The rise of nano fi­bres

Suc­cess for on-line equip­ment hire por­tal New eco-friendly stor­age bat­tery sys­tem

DEMM Engineering & Manufacturing - - FRONT PAGE -

Six years ago, Iain Hosie and Si­mon Feasey, with a group of grad­u­ate en­gi­neers and sci­en­tists – whose ideas may have ap­peared a lit­tle mad back then – started to see the po­ten­tial in nanofi­bre tech­nol­ogy.

“The tech­nol­ogy was trapped in lab­o­ra­to­ries,” says Hosie, who is now the Man­ag­ing Di­rec­tor of Rev­o­lu­tion Fi­bres. “But we un­der­stood the con­cept from a sci­en­tific point of view, and re­alised by en­gi­neer­ing it, you could take it from the lab to the fac­tory f loor.”

From day one Rev­o­lu­tion Fi­bres, a small yet highly in­no­va­tive com­pany based in the in­dus­trial heart of Hen­der­son, set a goal to take nanofi­bre to global mar­kets.

Nanofi­bres, for the unini­ti­ated, are tex­tiles made from su­per fine fi­bres be­tween 100-500 nanome­tres in width (a hu­man hair is 50,000 nm wide), and are made from a wide va­ri­ety of poly­mers. Th­ese small fi­bres can cre­ate vast changes in me­chan­i­cal strength, re­ac­tiv­ity, and con­duc­tiv­ity, among many other prop­er­ties.

The com­mer­cial­i­sa­tion of nanofi­bre tech­nol­ogy in New Zealand started with Rev­o­lu­tion Fi­bres de­signed prod­uct lines such as fil­ters for HRV Next Gen­er­a­tion ven­ti­la­tion sys­tems, the anti-al­lergy pil­low liner Nan­odream, and Kil­well fish­ing rods which are strength­ened with nanofi­bre.

In the last two years the com­pany has worked with a num­ber of lo­cal and over­seas com­pa­nies to de­velop pi­o­neer­ing new prod­ucts, in­clud­ing ev­ery­thing from satel­lite com­po­nents, cos­met­ics, and de­con­tam­i­na­tion ap­pa­ra­tus through to face­masks, func­tional foods and acous­tic lin­ings.

And in Novem­ber last year it be­came the first nanofi­bre pro­ducer in the world to meet aero­space in­dus­try stan­dards with an AS9100c cer­ti­fi­ca­tion.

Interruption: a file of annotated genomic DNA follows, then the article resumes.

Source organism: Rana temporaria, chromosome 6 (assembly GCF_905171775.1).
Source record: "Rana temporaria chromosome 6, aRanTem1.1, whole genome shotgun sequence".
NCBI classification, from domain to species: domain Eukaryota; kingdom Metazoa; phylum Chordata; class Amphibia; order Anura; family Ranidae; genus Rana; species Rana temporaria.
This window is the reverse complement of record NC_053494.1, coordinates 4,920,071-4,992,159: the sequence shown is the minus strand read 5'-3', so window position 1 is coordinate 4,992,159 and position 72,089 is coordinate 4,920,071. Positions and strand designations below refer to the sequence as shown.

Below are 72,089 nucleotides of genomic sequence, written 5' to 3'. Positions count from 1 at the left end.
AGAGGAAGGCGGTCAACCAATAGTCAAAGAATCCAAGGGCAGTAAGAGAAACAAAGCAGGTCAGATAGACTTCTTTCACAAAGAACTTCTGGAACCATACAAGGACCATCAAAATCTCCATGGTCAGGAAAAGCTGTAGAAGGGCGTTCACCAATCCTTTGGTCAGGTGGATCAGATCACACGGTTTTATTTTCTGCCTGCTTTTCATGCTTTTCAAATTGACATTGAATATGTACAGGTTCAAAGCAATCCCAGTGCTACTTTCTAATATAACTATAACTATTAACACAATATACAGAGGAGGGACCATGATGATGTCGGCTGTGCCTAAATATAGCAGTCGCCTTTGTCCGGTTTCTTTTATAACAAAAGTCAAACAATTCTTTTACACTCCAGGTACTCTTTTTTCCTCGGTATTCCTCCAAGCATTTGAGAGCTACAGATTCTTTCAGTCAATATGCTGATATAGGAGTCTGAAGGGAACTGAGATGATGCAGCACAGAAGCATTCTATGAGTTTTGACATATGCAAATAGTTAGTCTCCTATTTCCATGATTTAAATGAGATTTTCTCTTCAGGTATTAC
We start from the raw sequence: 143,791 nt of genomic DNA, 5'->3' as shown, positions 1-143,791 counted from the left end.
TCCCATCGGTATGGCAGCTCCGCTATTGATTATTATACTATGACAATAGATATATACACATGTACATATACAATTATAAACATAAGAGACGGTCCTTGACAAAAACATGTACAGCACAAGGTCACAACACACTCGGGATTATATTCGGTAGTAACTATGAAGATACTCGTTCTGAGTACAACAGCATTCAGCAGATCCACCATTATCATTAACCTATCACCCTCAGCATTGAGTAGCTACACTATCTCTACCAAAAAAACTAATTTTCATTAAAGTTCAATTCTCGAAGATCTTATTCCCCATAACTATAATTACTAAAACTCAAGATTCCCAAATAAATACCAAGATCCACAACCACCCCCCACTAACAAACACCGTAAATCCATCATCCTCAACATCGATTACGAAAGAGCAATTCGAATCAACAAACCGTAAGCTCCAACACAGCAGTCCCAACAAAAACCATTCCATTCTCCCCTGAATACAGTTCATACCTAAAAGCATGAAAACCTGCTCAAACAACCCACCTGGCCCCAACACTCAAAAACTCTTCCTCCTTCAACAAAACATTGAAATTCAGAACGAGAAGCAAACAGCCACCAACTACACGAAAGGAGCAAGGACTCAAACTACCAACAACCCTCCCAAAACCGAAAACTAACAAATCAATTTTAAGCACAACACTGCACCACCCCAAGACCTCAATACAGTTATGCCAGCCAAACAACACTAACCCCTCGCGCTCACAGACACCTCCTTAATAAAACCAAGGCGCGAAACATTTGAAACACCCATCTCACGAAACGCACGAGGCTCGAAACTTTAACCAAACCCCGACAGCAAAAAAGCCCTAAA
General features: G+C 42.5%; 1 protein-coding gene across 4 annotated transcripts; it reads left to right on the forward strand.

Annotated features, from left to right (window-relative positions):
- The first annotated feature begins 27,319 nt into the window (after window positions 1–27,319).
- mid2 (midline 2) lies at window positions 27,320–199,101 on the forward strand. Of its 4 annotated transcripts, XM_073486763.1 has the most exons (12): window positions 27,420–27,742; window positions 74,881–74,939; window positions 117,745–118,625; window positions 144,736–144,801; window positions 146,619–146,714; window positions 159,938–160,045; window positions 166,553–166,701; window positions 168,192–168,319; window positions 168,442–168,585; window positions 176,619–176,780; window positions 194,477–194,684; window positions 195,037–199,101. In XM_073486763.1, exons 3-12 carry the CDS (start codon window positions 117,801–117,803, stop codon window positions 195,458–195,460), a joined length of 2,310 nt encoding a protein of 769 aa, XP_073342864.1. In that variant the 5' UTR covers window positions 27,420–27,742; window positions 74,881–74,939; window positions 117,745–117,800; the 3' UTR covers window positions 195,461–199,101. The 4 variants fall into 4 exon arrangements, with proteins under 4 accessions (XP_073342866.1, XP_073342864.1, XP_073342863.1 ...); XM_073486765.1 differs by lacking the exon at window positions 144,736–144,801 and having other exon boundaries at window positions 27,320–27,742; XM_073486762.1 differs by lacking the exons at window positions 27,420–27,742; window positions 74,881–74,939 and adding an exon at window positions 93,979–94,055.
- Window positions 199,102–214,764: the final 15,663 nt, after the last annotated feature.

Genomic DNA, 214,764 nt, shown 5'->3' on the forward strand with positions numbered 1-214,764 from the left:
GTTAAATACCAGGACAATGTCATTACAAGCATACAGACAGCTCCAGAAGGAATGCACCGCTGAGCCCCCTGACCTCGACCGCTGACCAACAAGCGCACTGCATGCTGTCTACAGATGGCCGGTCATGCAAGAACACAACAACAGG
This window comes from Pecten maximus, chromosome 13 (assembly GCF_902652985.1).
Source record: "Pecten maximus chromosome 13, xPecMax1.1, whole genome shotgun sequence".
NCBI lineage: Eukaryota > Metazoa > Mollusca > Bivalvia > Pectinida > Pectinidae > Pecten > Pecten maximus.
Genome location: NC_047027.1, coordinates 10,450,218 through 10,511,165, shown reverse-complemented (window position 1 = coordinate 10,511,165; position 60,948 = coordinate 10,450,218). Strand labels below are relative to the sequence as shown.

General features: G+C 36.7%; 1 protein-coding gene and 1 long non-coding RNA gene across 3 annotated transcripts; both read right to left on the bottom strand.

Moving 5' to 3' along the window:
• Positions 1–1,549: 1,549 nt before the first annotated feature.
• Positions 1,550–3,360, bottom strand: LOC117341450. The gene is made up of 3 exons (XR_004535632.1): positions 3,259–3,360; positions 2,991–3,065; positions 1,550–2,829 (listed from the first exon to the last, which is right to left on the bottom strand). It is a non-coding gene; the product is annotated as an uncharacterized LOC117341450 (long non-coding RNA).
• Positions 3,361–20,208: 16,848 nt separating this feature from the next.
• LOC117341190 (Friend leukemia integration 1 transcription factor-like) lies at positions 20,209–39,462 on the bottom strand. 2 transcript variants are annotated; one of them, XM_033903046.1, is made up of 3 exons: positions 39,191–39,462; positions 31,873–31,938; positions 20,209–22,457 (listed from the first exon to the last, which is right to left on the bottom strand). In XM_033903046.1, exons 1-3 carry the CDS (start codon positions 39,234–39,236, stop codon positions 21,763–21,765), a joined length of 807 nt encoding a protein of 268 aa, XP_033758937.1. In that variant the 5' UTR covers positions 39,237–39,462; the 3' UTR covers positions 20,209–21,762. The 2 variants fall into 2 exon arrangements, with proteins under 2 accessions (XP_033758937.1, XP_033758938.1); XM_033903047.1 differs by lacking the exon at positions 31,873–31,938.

Hosie says this cer­ti­fi­ca­tion is a sig­nif­i­cant step in the tran­si­tion of Rev­o­lu­tion Fi­bres from a world class re­search and de­vel­op­ment com­pany to of­fer­ing qual­ity as­sur­ance of its large-scale man­u­fac­tur­ing ser­vices across a range of in­dus­tries.

The goal, says Hosie, has al­ways been to cre­ate a New Zealand-based nanofi­bre ex­port in­dus­try and now, es­pe­cially with the AS91000c cer­ti­fi­ca­tion, this is be­com­ing a re­al­ity.

“It gives large in­dus­try con­fi­dence that this tech­nol­ogy is no longer a lab-based ex­per­i­ment. It is man­u­fac­tured to in­ter­na­tion­ally recog­nised stan­dards. It al­lows us to take the nanofi­bre tech­nol­ogy and prod­ucts we pro­duce to the next level where there is a grow­ing de­mand for tex­tiles and ma­te­ri­als that are stronger, lighter, and more func­tional. And the great thing about nanofi­bre is that al­though the tech­nol­ogy is ad­vanced and some­times com­plex, the end prod­uct is ac­tu­ally use­ful for ev­ery­day things.”

The vast – seem­ingly end­less – uses for nanofi­bre has been the most sur­pris­ing as­pect of Rev­o­lu­tion Fi­bres’ busi­ness, says Hosie.

“The uses just keep pop­ping up. It’s a gen­uine plat­form tech­nol­ogy and the killer ap­pli­ca­tion has prob­a­bly not even been dis­cov­ered yet – which is ex­cit­ing stuff.”

The lim­it­less pos­si­bil­i­ties of the tech­nol­ogy has also been one of the com­pany’s big­gest chal­lenges be­cause ini­tially it was hard to po­si­tion Rev­o­lu­tion Fi­bres, or even de­scribe what the com­pany did.

How­ever, by hav­ing a clear strat­egy, and work­ing quickly to get prod­ucts on the mar­ket and in use, the hur­dle of defin­ing what Rev­o­lu­tion Fi­bres does has been over­come.